If you look through the file src/libantiweb.c, you will see that Antiweb malloc()s conn and ioblock structures but never free()s them. When Antiweb is done with a structure it pushes it onto a free-list. The next time it needs a structure it pops the most recently pushed one off the free-list. Antiweb can do this because conn and ioblock structures are always the same size.

Freeing memory considered harmful.

In the above -room output, the conn and ioblock measurements represent the high water mark. During periods of heavy traffic, more memory is allocated. When the traffic settles down, the pages at the bottom of the free-lists are swapped out by the kernel as needed.


For performance and security, Antiweb is a group of unix processes. This section describes the roles and responsibilities of the different processes.

The following figure illustrates the processes and responsibilities of a running Antiweb system.

Antiweb4 Processes

  1. Hub Process
  2. Logger process
  3. Worker Process(es)
  4. Supervisor Process(es)
  5. CGI Process(es)

Hub Process

The hub process is usually the busiest process in the Antiweb system. Here are its duties:

  • Accept new connections over its unix socket, which may either be connecting worker processes or supervisor connections.
  • Accept HTTP connections from the internet, decide based on the requested virtual host (vhost) which worker the connection applies to, then send the already read data from the connection along with the socket itself over the unix socket to the worker. This process closes the socket in the hub process so it is only open in the worker.
  • Accept all log messages from worker processes and forward them to the logger process.
  • Route inter-process messages (such as supervisor connections).

Some other details about the hub:

  • Runs as its own user or UID specified in the hub conf file.
  • chroot()ed to the empty directory, of which it owns no permissions.

Logger process

The logger process is connected to the hub process over a unix socket. Its only job is to accept log messages from the hub process and write them to disk. When a worker creates a log message, it is routed through the hub to the logger process.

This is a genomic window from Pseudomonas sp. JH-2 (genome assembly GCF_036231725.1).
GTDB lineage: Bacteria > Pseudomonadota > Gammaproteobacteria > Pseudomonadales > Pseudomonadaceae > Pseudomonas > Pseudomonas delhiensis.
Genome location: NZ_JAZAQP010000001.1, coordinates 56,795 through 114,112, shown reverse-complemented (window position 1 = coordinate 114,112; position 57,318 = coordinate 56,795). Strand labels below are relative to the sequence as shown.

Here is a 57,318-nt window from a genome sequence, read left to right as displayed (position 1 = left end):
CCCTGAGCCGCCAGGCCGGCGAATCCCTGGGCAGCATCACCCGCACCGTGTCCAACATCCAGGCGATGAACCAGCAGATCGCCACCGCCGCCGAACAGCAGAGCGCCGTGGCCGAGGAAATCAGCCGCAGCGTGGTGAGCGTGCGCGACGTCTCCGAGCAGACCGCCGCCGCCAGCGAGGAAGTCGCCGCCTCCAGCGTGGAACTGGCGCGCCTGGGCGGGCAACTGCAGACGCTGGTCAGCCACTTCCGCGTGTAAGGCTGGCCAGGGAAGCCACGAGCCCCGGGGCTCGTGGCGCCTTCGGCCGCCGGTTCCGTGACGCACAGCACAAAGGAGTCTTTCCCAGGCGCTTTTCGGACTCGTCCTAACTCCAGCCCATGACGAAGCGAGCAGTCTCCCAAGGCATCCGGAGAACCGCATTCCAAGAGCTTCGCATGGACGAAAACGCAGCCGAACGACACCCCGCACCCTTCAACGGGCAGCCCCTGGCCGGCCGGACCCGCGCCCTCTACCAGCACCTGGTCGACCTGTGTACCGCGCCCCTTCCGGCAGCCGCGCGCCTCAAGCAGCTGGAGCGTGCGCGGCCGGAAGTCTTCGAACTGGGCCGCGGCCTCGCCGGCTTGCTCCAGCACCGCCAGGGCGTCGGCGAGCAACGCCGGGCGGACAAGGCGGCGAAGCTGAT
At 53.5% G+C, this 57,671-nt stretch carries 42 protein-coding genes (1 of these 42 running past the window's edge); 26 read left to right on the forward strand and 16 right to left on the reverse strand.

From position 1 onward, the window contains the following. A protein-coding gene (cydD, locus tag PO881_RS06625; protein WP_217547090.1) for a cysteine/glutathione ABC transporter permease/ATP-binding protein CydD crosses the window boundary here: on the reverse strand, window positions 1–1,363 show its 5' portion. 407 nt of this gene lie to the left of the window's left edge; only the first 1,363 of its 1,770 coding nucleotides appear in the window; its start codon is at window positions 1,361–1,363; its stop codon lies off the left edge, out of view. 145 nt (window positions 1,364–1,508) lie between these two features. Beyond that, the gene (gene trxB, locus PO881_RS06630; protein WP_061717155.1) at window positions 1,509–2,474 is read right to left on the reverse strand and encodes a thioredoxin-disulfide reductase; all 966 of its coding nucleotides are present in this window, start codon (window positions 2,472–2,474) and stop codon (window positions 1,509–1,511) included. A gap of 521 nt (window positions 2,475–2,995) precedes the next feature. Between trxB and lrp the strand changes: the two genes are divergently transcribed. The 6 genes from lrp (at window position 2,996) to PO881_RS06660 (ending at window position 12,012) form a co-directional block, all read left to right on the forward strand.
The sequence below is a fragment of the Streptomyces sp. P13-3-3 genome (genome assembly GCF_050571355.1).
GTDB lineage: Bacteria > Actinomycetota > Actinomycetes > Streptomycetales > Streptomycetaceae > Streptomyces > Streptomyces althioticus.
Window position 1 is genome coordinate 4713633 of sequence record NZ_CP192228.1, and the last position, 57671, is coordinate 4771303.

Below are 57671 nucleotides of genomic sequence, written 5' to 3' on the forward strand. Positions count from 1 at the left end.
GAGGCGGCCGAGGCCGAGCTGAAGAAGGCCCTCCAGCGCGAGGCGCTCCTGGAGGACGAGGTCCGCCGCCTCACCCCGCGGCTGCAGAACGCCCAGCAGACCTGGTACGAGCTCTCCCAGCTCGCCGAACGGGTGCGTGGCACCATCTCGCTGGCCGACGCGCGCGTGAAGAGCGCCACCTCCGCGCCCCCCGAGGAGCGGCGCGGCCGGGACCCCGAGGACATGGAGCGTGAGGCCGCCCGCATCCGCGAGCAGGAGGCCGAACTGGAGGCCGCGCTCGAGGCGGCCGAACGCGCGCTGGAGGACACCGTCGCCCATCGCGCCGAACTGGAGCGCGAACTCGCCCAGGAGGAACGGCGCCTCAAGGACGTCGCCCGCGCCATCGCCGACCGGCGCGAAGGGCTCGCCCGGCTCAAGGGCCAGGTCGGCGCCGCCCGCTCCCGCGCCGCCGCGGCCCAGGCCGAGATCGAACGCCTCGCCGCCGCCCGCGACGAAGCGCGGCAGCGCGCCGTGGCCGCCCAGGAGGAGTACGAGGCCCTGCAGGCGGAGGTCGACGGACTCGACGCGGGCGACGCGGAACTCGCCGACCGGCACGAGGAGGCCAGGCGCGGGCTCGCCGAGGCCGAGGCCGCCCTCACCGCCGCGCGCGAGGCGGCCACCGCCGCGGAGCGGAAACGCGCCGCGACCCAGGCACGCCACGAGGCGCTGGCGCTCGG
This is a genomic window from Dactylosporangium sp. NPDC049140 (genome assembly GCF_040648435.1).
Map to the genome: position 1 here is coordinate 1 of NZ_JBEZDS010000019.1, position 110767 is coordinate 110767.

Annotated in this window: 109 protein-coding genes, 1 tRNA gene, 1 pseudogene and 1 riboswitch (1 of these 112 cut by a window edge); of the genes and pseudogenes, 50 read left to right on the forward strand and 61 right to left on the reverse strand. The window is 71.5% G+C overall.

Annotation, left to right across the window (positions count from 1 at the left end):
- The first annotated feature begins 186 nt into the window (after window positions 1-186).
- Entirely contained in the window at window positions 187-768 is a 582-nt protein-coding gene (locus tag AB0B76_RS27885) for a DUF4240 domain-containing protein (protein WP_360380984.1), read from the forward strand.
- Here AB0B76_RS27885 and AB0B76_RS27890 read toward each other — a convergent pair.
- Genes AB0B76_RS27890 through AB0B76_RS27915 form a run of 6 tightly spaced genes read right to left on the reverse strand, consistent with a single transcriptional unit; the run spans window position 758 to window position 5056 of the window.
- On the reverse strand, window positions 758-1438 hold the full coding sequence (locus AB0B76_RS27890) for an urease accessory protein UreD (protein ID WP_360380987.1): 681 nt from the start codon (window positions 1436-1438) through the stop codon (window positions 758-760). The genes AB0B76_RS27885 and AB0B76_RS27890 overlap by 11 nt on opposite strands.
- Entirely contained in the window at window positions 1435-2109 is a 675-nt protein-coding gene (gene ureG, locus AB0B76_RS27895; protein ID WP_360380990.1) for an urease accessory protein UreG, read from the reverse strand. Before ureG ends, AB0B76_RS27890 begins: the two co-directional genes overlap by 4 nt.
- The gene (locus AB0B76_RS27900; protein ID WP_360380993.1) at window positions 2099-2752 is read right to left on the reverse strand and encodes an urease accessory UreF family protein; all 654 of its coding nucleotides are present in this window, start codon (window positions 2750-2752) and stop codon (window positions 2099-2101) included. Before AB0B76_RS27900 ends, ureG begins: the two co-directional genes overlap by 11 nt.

• Runs as its own user or UID specified in the hub conf file.
  • chroot()ed to the aw_log directory, of which it has write permission.
  • It will chmod() the log files so they are never world readable/writeable.
  • Log files cannot be symlinks.

Worker Process(es)

The worker processes do the heavy lifting of processing HTTP requests.

  • Each runs under its own user or UID specified in the worker conf.
  • Optionally chroot()ed.
  • Because it is transferred connecting client sockets, the worker process handles all subsequent HTTP requests on these sockets. They do not go through the hub.

Antiweb Tip
Why would you want to run multiple workers?

  • Privilege separated vhosts
  • SMP/multi-core
  • Reduce disk latency
On start-up, each worker process reads its conf file and compiles a function for dispatching HTTP requests given the mount points and other features present. After it starts, a worker process will never re-open this conf file. The only way to provide it a new conf file is by message passing using a supervisor process. This is necessary to allow you to chroot() a worker to a root not containing the conf file.

After registering the vhosts it is interested in with the hub, a worker process will "lock" the hub connection so it can't register additional vhosts. To later add vhosts, the connection must be manually unlocked by a supervisor process (this happens behind-the-scenes when you -reload a worker conf--see one possible but unlikely attack related to this.). If you try to -reload with a bad worker conf, Antiweb will not install the new conf and will continue with the original conf. If you -reload a worker conf and it compiles fine but throws some error during processing an HTTP request, Antiweb will kill the worker and the reason will be logged to syslog.

Privilege Separation

  • A compromised worker process cannot steal connections for vhosts that don't belong to it.
  • A compromised worker process cannot intercept log messages created by other workers.

Supervisor Process(es)

  • Supervisor processes are only intended for interactive use, not as unattended, long running processes.
  • A supervisor process never executes the eval message.